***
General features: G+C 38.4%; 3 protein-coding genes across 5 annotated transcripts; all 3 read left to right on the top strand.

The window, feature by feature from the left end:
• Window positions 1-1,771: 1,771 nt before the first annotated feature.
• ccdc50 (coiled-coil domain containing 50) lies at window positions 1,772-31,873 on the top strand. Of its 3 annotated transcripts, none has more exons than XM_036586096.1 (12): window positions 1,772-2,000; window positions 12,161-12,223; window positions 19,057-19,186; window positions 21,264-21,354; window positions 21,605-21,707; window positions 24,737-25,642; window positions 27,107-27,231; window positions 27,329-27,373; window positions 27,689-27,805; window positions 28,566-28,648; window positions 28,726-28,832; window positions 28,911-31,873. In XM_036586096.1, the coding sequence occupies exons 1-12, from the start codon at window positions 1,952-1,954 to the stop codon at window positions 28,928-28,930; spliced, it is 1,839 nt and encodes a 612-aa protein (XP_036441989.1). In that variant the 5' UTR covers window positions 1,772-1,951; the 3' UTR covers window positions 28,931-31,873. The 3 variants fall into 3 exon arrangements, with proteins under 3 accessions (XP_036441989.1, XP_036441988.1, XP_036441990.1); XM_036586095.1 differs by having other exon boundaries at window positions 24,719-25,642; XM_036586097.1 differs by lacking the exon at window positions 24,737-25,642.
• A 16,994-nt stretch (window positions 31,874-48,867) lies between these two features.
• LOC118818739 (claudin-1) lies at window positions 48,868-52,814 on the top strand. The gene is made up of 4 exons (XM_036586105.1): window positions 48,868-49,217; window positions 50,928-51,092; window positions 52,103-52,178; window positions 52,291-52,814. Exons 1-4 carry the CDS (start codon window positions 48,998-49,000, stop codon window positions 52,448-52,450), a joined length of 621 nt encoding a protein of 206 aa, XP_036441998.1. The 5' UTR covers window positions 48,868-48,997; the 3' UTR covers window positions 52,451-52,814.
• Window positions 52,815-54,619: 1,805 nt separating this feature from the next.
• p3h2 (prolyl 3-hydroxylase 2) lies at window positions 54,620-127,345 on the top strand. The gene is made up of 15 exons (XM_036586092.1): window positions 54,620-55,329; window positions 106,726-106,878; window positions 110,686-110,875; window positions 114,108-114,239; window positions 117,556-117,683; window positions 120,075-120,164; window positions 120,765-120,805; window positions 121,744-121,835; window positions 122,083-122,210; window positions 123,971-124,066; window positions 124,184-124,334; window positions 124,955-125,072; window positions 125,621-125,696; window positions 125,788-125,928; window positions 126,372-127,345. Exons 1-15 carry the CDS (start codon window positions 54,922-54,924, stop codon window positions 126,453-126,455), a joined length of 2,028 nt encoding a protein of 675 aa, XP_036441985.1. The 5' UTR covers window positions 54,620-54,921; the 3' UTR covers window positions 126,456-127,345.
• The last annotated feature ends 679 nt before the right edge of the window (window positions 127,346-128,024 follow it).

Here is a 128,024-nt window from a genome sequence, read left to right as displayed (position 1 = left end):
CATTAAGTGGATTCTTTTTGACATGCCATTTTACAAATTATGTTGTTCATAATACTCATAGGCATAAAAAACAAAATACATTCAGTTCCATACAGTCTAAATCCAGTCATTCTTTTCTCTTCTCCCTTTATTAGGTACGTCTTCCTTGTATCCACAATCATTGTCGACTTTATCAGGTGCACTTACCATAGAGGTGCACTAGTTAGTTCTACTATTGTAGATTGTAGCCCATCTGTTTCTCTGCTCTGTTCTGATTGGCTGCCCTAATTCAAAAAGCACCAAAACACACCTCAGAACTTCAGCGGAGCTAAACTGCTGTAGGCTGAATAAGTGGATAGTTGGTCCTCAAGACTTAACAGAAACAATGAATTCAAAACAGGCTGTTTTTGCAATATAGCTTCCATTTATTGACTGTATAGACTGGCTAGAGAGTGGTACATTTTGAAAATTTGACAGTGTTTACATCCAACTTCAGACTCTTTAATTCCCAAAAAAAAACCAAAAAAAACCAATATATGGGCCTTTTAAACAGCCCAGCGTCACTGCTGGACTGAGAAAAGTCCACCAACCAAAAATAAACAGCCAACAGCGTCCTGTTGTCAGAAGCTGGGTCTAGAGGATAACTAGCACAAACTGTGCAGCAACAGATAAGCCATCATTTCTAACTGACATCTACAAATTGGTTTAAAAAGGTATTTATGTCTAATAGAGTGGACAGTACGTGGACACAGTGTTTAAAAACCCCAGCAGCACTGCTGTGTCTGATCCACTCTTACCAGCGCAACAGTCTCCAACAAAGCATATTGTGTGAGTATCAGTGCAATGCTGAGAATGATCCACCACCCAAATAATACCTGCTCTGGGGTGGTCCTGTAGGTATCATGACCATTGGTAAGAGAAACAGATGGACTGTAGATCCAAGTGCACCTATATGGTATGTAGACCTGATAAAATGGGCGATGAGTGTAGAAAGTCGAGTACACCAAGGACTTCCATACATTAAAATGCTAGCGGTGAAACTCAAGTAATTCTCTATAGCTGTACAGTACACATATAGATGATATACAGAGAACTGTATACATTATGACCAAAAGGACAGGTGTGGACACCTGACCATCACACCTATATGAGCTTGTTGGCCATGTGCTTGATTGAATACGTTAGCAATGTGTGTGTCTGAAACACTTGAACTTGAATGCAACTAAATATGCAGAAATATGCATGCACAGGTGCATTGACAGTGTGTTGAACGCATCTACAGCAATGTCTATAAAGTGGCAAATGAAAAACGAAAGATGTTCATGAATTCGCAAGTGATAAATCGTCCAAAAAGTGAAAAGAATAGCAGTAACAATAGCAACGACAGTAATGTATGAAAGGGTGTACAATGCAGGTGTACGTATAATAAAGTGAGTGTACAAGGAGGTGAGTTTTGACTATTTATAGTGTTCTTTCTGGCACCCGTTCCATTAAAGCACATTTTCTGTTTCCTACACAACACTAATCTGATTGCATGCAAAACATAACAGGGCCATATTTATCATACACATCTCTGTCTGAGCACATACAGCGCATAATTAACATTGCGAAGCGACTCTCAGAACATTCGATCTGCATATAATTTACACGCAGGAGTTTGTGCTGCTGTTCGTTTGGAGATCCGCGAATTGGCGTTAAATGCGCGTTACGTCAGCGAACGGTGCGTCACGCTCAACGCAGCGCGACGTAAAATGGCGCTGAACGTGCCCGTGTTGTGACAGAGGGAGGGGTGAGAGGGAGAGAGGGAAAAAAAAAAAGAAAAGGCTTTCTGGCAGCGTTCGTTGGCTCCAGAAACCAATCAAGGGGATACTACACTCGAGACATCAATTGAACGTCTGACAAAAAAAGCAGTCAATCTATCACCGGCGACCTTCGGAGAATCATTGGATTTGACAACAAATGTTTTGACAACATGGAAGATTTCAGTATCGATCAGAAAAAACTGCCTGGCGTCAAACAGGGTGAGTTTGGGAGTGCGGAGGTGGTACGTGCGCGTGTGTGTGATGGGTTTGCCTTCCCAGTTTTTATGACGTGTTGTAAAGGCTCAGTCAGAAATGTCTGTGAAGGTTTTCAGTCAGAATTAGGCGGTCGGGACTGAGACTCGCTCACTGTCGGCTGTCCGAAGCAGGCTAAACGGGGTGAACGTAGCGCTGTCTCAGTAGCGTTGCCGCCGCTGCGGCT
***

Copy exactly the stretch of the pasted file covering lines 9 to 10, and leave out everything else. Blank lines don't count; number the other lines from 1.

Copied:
• The last annotated feature ends 679 nt before the right edge of the window (window positions 127,346-128,024 follow it).

Here is a 128,024-nt window from a genome sequence, read left to right as displayed (position 1 = left end):